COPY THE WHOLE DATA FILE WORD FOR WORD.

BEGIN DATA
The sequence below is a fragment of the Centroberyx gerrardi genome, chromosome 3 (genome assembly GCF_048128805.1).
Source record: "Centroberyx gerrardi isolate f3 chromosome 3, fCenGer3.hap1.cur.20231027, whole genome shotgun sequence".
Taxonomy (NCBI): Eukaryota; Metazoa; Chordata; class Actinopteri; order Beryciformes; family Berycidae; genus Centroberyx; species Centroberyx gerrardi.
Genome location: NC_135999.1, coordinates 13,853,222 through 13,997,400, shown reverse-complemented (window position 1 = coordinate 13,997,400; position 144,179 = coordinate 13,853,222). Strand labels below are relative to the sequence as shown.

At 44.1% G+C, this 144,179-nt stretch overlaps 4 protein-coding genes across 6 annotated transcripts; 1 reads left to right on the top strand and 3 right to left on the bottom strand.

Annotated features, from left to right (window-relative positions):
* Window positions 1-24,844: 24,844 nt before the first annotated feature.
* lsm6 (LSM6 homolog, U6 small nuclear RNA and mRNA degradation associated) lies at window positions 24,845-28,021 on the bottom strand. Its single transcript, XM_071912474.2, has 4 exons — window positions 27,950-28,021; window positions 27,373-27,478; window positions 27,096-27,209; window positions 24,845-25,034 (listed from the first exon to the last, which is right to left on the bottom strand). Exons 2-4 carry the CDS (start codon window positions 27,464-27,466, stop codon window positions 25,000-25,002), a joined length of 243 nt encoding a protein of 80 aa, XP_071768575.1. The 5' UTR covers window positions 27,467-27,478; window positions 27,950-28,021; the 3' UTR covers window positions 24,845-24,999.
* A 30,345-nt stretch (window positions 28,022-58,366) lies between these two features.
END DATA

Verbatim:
The sequence below is a fragment of the Centroberyx gerrardi genome, chromosome 3 (genome assembly GCF_048128805.1).
Source record: "Centroberyx gerrardi isolate f3 chromosome 3, fCenGer3.hap1.cur.20231027, whole genome shotgun sequence".
Taxonomy (NCBI): Eukaryota; Metazoa; Chordata; class Actinopteri; order Beryciformes; family Berycidae; genus Centroberyx; species Centroberyx gerrardi.
Genome location: NC_135999.1, coordinates 13,853,222 through 13,997,400, shown reverse-complemented (window position 1 = coordinate 13,997,400; position 144,179 = coordinate 13,853,222). Strand labels below are relative to the sequence as shown.

At 44.1% G+C, this 144,179-nt stretch overlaps 4 protein-coding genes across 6 annotated transcripts; 1 reads left to right on the top strand and 3 right to left on the bottom strand.

Annotated features, from left to right (window-relative positions):
* Window positions 1-24,844: 24,844 nt before the first annotated feature.
* lsm6 (LSM6 homolog, U6 small nuclear RNA and mRNA degradation associated) lies at window positions 24,845-28,021 on the bottom strand. Its single transcript, XM_071912474.2, has 4 exons — window positions 27,950-28,021; window positions 27,373-27,478; window positions 27,096-27,209; window positions 24,845-25,034 (listed from the first exon to the last, which is right to left on the bottom strand). Exons 2-4 carry the CDS (start codon window positions 27,464-27,466, stop codon window positions 25,000-25,002), a joined length of 243 nt encoding a protein of 80 aa, XP_071768575.1. The 5' UTR covers window positions 27,467-27,478; window positions 27,950-28,021; the 3' UTR covers window positions 24,845-24,999.
* A 30,345-nt stretch (window positions 28,022-58,366) lies between these two features.